Based in Riffa in Bahrain's Southern Governorate, Naser had her first success at the 2014 Arab Junior Championships, where she was a gold medalist in both the 200 m and 400 m. Following this achievement, she began to take the sport more seriously and set a new best of 54.50 seconds at the Asian Trials for the 2014 Youth Olympics. Naser steadily improved her best further at the Olympics, recording 53.95 s in the first round, before taking a silver medal behind Australia's Jessica Thornton with a much improved time of 52.74 s.[10] The sprinter then began working with former Bulgarian athlete Yanko Bratanov, who also coached fellow Nigerian-Bahraini athletes Kemi Adekoya and Samuel Francis (banned / disqualified for doping)[13][14] among others.[10]

2015 World Youth Championships
Gold medal – first place 400 m 51.50 WYL PB

In May 2015, she confirmed herself as the continent's best 400 m runner in her age group with a gold medal at the 2015 Asian Youth Championships.[15] In June while in Bulgaria, she set national junior records in the 100 m and 200 m clocking 11.70 s and 23.03 s respectively.[10] Eid Naser then proved herself among the best globally in the 400 m at the 2015 World Youth Championships. A patient run in a tight hijab, what was her own decision, saw her overhaul the more favoured American Lynna Irby in the final stages of the race, and she achieved a lifetime best of 51.50 s to take a gold medal.[11] The final came on the day after Ramadan which allowed her to eat normally before the race, after having fasted during the qualifying rounds.[10] The gold medal made her the second ever Bahraini woman to win a global-level title, after senior world champion Maryam Yusuf Jamal.[16] Her tactical running was praised by decathlon world record holder Ashton Eaton, who invited her on an all expenses paid trip to train with him for three days.[17]

Barely 17 years old, in October 2015, she took her first senior title at the Military World Games. Competing in the 400 m against 2012 Olympians Bianca Răzor and Nataliya Pyhyda, she improved to win a gold medal with a world youth-leading and national under-20 record time of 51.39 s, becoming the youngest ever winner of that title.[18][19] This result was the 2nd fastest Asian under-18—and 10th fastest world U18—time in history.[20]

Naser had since been coached by Nigerian ex-pat John George Obeya, who had been based in Bahrain for several years.[21][7]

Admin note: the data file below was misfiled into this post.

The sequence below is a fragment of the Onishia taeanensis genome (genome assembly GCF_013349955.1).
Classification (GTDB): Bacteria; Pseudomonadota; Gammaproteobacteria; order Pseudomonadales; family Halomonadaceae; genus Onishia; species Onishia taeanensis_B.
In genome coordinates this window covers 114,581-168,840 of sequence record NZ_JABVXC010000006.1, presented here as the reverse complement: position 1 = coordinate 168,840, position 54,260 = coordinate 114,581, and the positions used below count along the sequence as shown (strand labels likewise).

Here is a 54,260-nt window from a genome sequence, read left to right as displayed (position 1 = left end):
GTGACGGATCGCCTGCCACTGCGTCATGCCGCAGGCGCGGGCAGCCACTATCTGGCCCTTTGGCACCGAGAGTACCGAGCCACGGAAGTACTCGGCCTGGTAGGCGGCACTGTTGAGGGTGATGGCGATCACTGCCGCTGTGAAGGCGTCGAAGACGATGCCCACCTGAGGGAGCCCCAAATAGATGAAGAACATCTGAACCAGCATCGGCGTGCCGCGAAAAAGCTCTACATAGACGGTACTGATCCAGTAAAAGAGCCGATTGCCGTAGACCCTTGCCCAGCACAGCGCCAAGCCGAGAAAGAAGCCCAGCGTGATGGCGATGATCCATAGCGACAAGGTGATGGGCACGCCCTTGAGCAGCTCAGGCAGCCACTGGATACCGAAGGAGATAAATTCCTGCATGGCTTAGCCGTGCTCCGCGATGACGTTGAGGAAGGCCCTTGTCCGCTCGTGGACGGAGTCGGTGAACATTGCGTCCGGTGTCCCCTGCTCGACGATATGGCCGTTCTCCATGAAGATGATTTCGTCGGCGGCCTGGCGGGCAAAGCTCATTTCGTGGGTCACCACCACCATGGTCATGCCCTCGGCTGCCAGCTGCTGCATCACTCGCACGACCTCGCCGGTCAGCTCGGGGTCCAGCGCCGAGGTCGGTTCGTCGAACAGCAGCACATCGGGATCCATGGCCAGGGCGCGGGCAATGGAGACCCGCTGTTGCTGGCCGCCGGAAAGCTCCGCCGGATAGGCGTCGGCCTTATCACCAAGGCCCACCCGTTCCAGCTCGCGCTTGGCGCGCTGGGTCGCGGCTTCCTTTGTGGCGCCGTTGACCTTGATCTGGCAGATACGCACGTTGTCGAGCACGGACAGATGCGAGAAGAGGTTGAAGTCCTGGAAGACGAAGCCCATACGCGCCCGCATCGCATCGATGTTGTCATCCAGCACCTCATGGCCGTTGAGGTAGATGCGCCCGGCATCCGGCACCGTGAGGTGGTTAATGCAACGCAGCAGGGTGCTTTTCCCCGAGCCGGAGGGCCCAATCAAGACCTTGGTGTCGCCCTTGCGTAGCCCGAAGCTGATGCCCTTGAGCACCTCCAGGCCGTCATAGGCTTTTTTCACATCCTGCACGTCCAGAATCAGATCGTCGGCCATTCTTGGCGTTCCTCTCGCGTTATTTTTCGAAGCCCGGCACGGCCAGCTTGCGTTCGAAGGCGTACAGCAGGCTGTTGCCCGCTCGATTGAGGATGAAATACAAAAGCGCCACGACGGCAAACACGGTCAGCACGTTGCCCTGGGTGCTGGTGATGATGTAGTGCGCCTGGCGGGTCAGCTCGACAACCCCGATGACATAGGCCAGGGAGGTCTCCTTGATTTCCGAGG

At the 2016 Olympics in Rio de Janeiro, the 18-year-old made her next progress and won her heat with a personal best of 51.06 s.[22] In the semi-final, she improved even further running 50.88 s, but placed equal 9th overall and did not advance by one place and 0.13 s; her time ranks her however 6th in the final results.[23] Just a week earlier, Naser twisted her ankle, which was first weakened when she was struck by a car aged six. It opened up a fracture and she was advised not to compete, but wanted to, in her first Olympics. After Rio, she had to take three months rest to treat her leg.[24]

2017–2019: World silver medalist and champion

2017 World Championships
Silver medal – second place 400 m 50.06 PB NU20R NR

While still a junior, Salwa Eid Naser won a silver medal at the 2017 World Championships 400 m event with a new personal best of 50.06 seconds, after winning and each time improving in the heat and the semi-final, ultimately lowering her PB by a massive 0.82 s.[25] The final took place on a wet surface during light rain. She was last midway through the race and when she turned for home she was still only fourth, eventually beating Allyson Felix by 0.02 and being beaten only by Phyllis Francis (photo finish). Shaunae Miller-Uibo had been leading until last 30 meters when she got the staggers and dropped from first to fourth.[26] At age 19, it made Naser the youngest woman ever to reach the podium over 400 m at a World Championships; she also thrice broke a Bahraini national record.[21][7] Less than two weeks later, she won in the distance at the Diamond League meeting in Birmingham, and then set even better personal best of 49.88 s in Brussels a week later, securing her second circuit place overall.[7] This result, the 3rd fastest world under-20 time in history and an Asian U20 record, would have given her first place at the World Championships.[27][20]